I forgot to mention, the one thing both the tories and the DUP are truly together on is maintaining the Union of Great Britain and Northern Ireland. As the Scottish IndyRef showed they will do anything to keep the UK together. With the EU Referendum reigniting talk of an NIRef on rejoining ROI the UK government would have been having kittens. So on this issue alone it makes perfect sense that May would run straight to the DUP. But the tories seem addicted to gambling at the moment and this gamble could result in the breakdown of the peace process which could have consequences more dire than their EURef and Snap Election gambles put together.
I can’t decide whether she is simply trying to hang on to power, no matter the cost or implications for real issues, or whether she is after all trying to throw in the towel and hand over a toxic brexit to someone else. The speed at which she jumped into bed with the DUP, ran off to the queen and then threw her advisors under the bus to appease a potential party rebellion baying for her blood, would indicate that she really doesn’t want to let go of power. On the other hand by cosying up to the toxic and dangerous DUP, which risks the NI peace process, the chances are there may yet be a tory backbench rebellion which results in a failure to get her queens speech voted through parliament. That would mean Labour get a chance or we have another election, either way Labour could win as her approach to the DUP will cost her votes.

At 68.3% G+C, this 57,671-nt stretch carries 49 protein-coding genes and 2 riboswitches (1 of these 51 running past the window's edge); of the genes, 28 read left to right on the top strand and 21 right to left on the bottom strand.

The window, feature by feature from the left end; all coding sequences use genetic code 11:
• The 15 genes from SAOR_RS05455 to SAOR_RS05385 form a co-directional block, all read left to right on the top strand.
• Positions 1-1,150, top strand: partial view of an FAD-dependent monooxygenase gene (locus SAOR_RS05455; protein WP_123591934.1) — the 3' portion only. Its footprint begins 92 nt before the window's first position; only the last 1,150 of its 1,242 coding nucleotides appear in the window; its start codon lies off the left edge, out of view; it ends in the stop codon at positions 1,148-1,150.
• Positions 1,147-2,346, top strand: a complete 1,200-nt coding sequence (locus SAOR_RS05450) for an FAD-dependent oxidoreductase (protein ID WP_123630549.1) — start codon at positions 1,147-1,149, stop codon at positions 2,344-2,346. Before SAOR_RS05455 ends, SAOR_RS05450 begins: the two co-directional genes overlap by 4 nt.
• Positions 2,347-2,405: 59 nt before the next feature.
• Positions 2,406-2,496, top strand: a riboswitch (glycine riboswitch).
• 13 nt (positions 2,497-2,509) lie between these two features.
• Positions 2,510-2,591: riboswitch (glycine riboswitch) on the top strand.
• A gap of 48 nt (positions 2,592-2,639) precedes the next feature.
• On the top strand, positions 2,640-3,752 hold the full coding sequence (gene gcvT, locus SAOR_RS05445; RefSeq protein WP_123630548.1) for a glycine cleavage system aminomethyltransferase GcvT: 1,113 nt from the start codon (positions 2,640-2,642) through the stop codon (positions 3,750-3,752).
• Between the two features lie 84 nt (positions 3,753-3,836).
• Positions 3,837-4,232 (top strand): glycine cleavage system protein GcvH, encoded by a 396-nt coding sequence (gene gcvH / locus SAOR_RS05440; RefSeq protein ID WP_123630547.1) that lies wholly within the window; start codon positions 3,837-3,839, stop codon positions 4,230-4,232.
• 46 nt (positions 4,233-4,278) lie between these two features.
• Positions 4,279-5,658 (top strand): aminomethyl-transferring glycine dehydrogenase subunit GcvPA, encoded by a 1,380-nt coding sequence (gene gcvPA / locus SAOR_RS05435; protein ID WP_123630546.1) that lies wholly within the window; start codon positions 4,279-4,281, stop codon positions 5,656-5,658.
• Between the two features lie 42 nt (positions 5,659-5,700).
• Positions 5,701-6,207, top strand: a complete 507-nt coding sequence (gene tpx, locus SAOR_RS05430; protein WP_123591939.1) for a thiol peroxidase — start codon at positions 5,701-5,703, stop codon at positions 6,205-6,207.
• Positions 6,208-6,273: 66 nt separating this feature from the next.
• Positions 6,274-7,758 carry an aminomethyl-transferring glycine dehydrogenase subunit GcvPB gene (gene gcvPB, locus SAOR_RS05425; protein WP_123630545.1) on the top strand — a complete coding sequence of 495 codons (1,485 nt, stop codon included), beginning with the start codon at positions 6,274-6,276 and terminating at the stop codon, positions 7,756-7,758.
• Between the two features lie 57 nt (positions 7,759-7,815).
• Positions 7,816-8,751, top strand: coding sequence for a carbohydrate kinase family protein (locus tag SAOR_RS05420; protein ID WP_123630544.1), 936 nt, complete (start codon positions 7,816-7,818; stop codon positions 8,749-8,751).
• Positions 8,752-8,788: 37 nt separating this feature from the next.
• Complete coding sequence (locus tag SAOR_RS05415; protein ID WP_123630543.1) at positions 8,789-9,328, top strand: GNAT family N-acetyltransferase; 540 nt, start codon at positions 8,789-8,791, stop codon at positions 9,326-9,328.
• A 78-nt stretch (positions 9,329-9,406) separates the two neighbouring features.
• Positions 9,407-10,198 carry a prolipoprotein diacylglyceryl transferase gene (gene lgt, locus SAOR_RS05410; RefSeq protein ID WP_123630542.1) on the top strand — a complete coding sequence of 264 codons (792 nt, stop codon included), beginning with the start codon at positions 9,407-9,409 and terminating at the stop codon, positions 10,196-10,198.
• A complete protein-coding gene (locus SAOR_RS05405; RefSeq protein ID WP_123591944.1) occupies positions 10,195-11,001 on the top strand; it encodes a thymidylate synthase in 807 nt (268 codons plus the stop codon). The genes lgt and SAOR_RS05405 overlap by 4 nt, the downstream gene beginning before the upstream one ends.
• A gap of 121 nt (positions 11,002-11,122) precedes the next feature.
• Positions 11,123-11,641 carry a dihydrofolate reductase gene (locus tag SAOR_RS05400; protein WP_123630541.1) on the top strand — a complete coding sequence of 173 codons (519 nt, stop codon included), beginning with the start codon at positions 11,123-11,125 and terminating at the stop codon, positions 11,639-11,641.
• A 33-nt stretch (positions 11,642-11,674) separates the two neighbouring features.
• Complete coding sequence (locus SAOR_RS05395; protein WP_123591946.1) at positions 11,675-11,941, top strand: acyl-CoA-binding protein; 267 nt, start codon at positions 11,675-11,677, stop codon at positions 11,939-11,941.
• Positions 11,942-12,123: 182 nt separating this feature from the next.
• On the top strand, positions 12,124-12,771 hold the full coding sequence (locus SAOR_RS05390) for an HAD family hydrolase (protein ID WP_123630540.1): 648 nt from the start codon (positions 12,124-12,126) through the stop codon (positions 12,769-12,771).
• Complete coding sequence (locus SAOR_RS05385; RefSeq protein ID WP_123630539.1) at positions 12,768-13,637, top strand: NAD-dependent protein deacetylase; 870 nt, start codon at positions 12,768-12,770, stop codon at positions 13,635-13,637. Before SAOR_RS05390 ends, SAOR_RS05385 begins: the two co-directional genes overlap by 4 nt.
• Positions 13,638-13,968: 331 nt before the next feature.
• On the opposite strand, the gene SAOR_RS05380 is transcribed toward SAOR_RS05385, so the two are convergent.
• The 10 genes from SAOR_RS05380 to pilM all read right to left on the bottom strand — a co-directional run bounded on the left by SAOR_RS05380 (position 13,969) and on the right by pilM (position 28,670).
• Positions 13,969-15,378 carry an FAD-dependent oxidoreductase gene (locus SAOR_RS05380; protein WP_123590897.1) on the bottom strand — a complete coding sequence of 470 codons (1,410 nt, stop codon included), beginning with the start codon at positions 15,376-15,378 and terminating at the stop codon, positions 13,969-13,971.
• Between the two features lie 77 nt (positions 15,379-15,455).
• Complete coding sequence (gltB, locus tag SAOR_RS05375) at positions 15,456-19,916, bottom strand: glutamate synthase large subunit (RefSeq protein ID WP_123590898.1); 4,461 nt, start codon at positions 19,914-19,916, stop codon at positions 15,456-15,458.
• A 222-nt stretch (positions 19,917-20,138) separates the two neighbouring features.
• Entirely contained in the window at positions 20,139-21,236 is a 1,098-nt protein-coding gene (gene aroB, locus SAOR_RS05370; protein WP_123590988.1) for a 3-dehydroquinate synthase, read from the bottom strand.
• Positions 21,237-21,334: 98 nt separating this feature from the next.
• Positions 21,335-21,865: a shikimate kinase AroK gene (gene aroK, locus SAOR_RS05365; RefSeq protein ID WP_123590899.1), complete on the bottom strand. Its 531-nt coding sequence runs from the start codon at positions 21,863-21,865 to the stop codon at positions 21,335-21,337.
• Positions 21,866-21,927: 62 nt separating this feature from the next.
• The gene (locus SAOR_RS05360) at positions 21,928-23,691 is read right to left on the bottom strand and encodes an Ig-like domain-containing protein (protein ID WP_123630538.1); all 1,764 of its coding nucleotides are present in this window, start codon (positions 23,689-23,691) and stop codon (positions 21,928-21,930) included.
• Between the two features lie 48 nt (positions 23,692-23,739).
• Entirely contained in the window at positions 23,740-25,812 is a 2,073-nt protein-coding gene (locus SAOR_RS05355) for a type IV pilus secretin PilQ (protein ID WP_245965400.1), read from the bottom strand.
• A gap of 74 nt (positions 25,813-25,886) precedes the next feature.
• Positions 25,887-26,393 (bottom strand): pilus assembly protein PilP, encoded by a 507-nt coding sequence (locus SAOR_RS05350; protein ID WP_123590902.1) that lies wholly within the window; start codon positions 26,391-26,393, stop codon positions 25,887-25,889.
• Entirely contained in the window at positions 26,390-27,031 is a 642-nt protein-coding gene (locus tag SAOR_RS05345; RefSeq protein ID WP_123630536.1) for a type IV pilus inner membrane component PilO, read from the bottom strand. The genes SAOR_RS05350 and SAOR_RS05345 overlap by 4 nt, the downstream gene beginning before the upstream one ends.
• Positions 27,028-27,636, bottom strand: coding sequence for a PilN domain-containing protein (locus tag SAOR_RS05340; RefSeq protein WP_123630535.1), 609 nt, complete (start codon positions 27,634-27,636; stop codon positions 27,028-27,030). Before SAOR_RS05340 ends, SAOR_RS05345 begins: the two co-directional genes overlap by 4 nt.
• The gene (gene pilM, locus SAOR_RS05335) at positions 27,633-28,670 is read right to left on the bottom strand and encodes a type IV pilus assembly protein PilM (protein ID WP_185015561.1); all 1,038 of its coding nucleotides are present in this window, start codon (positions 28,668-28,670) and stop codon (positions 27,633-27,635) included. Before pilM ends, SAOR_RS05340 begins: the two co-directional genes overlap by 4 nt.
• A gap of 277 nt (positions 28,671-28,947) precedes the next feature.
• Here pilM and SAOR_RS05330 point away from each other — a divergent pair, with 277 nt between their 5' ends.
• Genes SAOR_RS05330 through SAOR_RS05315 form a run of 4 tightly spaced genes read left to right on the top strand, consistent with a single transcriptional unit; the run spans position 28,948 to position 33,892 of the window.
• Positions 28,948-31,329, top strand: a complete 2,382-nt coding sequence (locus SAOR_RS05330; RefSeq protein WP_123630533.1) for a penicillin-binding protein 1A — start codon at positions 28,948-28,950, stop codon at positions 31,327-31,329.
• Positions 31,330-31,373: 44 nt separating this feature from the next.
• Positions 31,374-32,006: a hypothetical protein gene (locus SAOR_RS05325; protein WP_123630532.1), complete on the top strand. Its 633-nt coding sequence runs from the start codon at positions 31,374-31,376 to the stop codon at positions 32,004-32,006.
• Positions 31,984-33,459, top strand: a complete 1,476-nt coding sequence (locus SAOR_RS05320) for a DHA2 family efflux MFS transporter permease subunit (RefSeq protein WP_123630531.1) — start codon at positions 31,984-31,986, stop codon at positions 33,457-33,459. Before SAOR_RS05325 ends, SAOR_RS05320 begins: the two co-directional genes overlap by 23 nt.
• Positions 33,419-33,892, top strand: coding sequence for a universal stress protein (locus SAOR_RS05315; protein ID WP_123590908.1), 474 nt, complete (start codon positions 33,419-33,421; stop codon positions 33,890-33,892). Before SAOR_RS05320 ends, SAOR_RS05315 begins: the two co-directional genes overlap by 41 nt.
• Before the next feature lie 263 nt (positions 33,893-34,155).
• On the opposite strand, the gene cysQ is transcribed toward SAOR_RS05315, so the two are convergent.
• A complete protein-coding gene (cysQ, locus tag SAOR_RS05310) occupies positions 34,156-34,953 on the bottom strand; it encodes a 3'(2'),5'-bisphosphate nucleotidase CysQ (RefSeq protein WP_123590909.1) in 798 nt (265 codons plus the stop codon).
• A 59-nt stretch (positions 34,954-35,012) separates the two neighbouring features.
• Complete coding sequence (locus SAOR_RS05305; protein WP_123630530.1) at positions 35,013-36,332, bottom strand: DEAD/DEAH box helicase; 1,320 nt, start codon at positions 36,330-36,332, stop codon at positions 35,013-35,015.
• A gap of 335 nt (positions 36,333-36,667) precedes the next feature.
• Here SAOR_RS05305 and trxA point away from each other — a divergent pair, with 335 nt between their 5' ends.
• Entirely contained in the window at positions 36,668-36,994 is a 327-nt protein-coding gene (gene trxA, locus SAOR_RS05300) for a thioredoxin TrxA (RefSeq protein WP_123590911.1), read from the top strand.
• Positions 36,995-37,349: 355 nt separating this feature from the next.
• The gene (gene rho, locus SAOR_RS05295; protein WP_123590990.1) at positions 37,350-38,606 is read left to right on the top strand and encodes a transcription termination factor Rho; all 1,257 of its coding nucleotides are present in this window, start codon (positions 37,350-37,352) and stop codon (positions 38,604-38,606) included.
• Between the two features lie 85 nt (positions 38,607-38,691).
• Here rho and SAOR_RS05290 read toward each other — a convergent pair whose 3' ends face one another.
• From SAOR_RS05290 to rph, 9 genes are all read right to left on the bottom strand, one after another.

I also find it extremely interesting that the LibDems, who have enough new MP’s to help out the tories, have been very quiet the past few days. Unlike the other parties politicians and commentators who have been all over the media since the election, they have almost gone into hiding. Are they busy doing a backroom deal with the PM to give her the necessary votes in exchange for a referendum on the brexit deal? Is the DUP media frenzy a smoke screen for the LibDems to come to the rescue? Let’s face it they haven’t got much to loose by dealing with the tories again, they are several elections away from returning to their pre 2010 levels of MP’s. It is also possible that they are dead in the water anyway – many are suggesting the election results indicate a return to the 2 party system with all other parties relegated to the fringes. I for one wouldn’t rule it out with the return of a couple of ex coalition libdem ministers to parliament.
Interesting days ahead for sure.
I tend not to think the Lib Dems have any interest at this point in being seen to help out May’s government. And I have a genuinely positive view of Tim Farron (my personal view – I realise not everyone shares it).
I think, as you suggest, a Tory backbench rebellion might be more likely. But I see your ‘interesting days ahead’ and raise you ‘months’ or even ‘years’ instead.